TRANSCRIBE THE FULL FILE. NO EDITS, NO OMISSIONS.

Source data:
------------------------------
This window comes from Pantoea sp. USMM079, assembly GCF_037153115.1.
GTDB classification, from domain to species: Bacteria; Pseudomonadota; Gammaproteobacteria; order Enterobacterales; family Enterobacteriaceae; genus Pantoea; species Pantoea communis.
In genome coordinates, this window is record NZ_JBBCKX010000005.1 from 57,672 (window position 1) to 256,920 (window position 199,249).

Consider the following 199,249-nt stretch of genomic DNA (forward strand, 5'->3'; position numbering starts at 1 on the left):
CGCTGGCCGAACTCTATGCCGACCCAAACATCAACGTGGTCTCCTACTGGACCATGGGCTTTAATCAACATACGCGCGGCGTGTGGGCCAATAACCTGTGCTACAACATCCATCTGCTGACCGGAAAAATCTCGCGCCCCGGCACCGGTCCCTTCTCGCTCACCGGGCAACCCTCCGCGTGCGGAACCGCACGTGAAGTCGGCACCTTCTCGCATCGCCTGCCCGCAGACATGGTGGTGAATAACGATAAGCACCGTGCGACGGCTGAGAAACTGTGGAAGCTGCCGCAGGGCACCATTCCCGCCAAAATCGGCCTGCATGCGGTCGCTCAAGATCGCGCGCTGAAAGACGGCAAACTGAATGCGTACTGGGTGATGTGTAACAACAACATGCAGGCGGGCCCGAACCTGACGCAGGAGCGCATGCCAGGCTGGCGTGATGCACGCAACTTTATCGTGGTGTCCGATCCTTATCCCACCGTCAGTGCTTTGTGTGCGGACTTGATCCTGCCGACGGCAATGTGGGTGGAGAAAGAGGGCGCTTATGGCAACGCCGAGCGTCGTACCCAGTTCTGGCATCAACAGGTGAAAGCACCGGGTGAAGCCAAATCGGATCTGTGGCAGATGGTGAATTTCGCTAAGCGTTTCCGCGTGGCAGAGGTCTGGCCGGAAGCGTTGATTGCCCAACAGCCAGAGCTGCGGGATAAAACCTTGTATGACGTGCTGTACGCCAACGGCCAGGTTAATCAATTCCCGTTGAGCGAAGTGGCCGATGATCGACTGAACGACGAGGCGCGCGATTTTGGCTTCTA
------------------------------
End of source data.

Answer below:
This window comes from Pantoea sp. USMM079, assembly GCF_037153115.1.
GTDB classification, from domain to species: Bacteria; Pseudomonadota; Gammaproteobacteria; order Enterobacterales; family Enterobacteriaceae; genus Pantoea; species Pantoea communis.
In genome coordinates, this window is record NZ_JBBCKX010000005.1 from 57,672 (window position 1) to 256,920 (window position 199,249).

Consider the following 199,249-nt stretch of genomic DNA (forward strand, 5'->3'; position numbering starts at 1 on the left):
CGCTGGCCGAACTCTATGCCGACCCAAACATCAACGTGGTCTCCTACTGGACCATGGGCTTTAATCAACATACGCGCGGCGTGTGGGCCAATAACCTGTGCTACAACATCCATCTGCTGACCGGAAAAATCTCGCGCCCCGGCACCGGTCCCTTCTCGCTCACCGGGCAACCCTCCGCGTGCGGAACCGCACGTGAAGTCGGCACCTTCTCGCATCGCCTGCCCGCAGACATGGTGGTGAATAACGATAAGCACCGTGCGACGGCTGAGAAACTGTGGAAGCTGCCGCAGGGCACCATTCCCGCCAAAATCGGCCTGCATGCGGTCGCTCAAGATCGCGCGCTGAAAGACGGCAAACTGAATGCGTACTGGGTGATGTGTAACAACAACATGCAGGCGGGCCCGAACCTGACGCAGGAGCGCATGCCAGGCTGGCGTGATGCACGCAACTTTATCGTGGTGTCCGATCCTTATCCCACCGTCAGTGCTTTGTGTGCGGACTTGATCCTGCCGACGGCAATGTGGGTGGAGAAAGAGGGCGCTTATGGCAACGCCGAGCGTCGTACCCAGTTCTGGCATCAACAGGTGAAAGCACCGGGTGAAGCCAAATCGGATCTGTGGCAGATGGTGAATTTCGCTAAGCGTTTCCGCGTGGCAGAGGTCTGGCCGGAAGCGTTGATTGCCCAACAGCCAGAGCTGCGGGATAAAACCTTGTATGACGTGCTGTACGCCAACGGCCAGGTTAATCAATTCCCGTTGAGCGAAGTGGCCGATGATCGACTGAACGACGAGGCGCGCGATTTTGGCTTCTA